How to teach the sight words

As many of you know, Mrs. Karle’s learn to read for free program teaches children to ready by introducing new sight words each day.  When children feel confident about the words they have learned, the student then moves on to the next day to learn the new words that she introduces.  Children slowly learn and build on their new sight word vocabulary, learning to read at the same time!  Mrs. Karle also weaves phonics into her lessons so the student not only learns sight words, but phonics in the context of each daily story.  Here are a few suggestions on how to teach the sight words.

Why and How to teach the Sight Words. Explicit videos and worksheets to help teach reading !

Why is it important to learn sight words and how should students learn to read them?  Here are a few facts about sight words that will help show you why it is important to have a focus on sight words while teaching a child to read:

  • Many sight words cannot be sounded out phonetically – students need to know them by sight.
  • Eighty percent of the words that children read are sight words.  If children know these words fluently -they will read correctly (at least!) 80% of the time.  This will give the student confidence in reading and the children will like reading because they will feel good at reading.
  • There are a few sight words lists that teachers use when teaching reading:  Dolch sight words and Fry sight words.  Mrs. Karle’s program uses a combination of the two programs.  Upon completion of the 120 day program, children will likely be reading at a second grade level.

How should you teach the sight words?  Should you teach them out of context (like through flash cards), or, should you teach them in the context of a story?  Sight words should be taught in context of a story or sentence.  Students will learn and retain the new word more easily when they learn to read it in context.  Students learn that the sight word has meaning, and that reading has meaning.  When reading comes alive, students want to read more to know more.   Reading the sight words in context is not simply reading to memorize and forget, but rather reading the sight words is reading learn and remember.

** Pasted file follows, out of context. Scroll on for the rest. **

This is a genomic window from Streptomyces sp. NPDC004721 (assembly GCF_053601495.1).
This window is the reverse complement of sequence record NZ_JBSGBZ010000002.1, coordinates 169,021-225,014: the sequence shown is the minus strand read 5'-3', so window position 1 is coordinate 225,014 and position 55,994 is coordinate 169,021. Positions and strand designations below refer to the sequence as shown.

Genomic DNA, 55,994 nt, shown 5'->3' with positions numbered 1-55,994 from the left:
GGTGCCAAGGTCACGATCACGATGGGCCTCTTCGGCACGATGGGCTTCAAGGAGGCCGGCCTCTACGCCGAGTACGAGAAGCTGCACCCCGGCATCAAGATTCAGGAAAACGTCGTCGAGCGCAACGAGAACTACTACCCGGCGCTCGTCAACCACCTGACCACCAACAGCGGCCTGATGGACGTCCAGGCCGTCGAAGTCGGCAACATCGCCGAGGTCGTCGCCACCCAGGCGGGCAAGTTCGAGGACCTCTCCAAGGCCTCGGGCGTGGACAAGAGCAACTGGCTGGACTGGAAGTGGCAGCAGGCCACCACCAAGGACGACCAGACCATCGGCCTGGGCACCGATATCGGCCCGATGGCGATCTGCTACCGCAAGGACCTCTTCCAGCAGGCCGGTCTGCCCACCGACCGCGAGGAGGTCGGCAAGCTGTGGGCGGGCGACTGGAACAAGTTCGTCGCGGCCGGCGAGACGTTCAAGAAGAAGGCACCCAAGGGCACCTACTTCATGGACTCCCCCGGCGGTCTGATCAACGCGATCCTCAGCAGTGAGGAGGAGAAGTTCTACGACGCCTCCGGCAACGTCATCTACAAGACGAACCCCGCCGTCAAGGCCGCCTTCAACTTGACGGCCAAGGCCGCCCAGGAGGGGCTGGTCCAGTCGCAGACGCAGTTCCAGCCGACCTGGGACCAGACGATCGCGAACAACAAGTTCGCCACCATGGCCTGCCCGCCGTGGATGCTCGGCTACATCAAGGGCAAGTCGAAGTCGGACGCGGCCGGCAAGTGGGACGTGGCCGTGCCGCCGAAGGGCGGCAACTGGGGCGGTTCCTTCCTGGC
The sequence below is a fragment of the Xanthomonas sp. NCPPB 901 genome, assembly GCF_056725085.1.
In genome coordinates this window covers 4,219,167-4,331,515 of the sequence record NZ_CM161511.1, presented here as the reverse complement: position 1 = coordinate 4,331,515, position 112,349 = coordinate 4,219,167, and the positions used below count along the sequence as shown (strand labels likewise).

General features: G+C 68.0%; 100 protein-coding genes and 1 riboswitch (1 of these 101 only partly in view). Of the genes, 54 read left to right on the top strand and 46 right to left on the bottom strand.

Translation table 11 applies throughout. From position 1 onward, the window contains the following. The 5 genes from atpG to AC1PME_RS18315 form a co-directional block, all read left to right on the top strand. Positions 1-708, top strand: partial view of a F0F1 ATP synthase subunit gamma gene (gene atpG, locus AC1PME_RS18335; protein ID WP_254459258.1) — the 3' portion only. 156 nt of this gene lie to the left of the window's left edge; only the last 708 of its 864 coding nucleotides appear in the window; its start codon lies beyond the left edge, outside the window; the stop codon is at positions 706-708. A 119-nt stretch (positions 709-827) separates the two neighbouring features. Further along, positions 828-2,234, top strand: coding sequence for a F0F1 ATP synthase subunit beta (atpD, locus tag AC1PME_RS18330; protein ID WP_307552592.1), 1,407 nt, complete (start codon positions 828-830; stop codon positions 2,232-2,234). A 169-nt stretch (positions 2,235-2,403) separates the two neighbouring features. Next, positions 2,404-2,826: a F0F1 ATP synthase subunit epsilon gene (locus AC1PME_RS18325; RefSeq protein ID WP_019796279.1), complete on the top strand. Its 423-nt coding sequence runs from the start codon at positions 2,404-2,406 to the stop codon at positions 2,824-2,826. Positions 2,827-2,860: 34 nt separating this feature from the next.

Sight words are a great tool when teaching reading.  They help a child build confidence and, when taught in context, help a child to understand that reading has meaning.    Starting of Day 1 of our learn to read for free program you will see how introducing these words in context makes learning to read easy and successful for both beginning and struggling readers.

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3 Comments

  1. Thanks to you, I have more learning tools than I’ll ever use! I love your suggestions and it makes me think outside the box when teaching our little one.

  2. I have a child 5 with apraxia of speech!
    What’s the best way to teach reading?

    1. Hi there, Thank you for your question. We have a lot of success with children with speech delays and autism. Our reading program is geared for children with special needs – taking things slowly and repetitively and building confidence step by step. What is most important when teaching reading is to build confidence because you don’t want the child to struggle (because they will start to dislike reading/they will not want to read). You can give our reading program a try at: https://reading-patch.com/ – The Reading Patch. There are 3 free lessons you can try and see if your little reader likes doing them, is learning to read -and, more importantly, LOVES reading. Hope this helps! Please feel free to email me at [email protected] and I am happy to help you!

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